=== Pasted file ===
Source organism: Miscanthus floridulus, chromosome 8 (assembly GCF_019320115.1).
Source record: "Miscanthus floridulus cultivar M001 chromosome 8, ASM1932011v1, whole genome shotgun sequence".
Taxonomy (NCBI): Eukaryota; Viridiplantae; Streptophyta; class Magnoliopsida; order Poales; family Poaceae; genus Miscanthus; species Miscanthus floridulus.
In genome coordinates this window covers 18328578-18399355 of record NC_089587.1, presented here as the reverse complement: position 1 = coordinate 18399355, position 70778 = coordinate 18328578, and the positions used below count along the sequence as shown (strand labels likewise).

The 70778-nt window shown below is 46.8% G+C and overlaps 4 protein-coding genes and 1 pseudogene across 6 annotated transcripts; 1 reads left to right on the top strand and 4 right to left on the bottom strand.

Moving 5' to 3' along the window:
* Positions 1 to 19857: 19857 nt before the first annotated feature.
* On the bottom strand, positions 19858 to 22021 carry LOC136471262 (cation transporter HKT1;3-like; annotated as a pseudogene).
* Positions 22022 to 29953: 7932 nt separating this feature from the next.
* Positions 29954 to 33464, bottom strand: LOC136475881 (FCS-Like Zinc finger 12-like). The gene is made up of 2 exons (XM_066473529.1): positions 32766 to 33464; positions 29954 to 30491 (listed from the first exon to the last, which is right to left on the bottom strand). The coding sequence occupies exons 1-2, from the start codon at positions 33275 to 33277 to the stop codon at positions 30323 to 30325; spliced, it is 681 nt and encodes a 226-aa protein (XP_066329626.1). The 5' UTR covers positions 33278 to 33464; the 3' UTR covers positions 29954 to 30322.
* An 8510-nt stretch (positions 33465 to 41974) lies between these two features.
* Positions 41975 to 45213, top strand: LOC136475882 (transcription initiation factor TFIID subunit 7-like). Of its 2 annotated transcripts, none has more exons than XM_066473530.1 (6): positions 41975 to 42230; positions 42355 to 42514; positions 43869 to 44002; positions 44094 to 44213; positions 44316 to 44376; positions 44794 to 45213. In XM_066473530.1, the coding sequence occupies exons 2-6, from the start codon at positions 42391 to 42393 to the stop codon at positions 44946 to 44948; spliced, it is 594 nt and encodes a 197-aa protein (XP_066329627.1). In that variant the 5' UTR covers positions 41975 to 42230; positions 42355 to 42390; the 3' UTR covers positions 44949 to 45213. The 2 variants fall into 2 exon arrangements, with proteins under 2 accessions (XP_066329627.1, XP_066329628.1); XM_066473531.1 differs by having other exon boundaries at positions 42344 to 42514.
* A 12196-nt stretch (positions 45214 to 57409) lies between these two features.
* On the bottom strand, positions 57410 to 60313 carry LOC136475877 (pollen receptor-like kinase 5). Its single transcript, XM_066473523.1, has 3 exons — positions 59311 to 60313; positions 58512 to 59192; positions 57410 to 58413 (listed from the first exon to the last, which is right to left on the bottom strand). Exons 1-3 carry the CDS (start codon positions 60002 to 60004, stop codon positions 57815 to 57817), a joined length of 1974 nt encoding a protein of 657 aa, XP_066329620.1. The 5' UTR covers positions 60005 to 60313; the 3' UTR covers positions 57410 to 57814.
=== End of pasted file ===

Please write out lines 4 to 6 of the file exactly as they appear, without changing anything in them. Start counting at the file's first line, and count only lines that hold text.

In genome coordinates this window covers 18328578-18399355 of record NC_089587.1, presented here as the reverse complement: position 1 = coordinate 18399355, position 70778 = coordinate 18328578, and the positions used below count along the sequence as shown (strand labels likewise).

The 70778-nt window shown below is 46.8% G+C and overlaps 4 protein-coding genes and 1 pseudogene across 6 annotated transcripts; 1 reads left to right on the top strand and 4 right to left on the bottom strand.

Moving 5' to 3' along the window: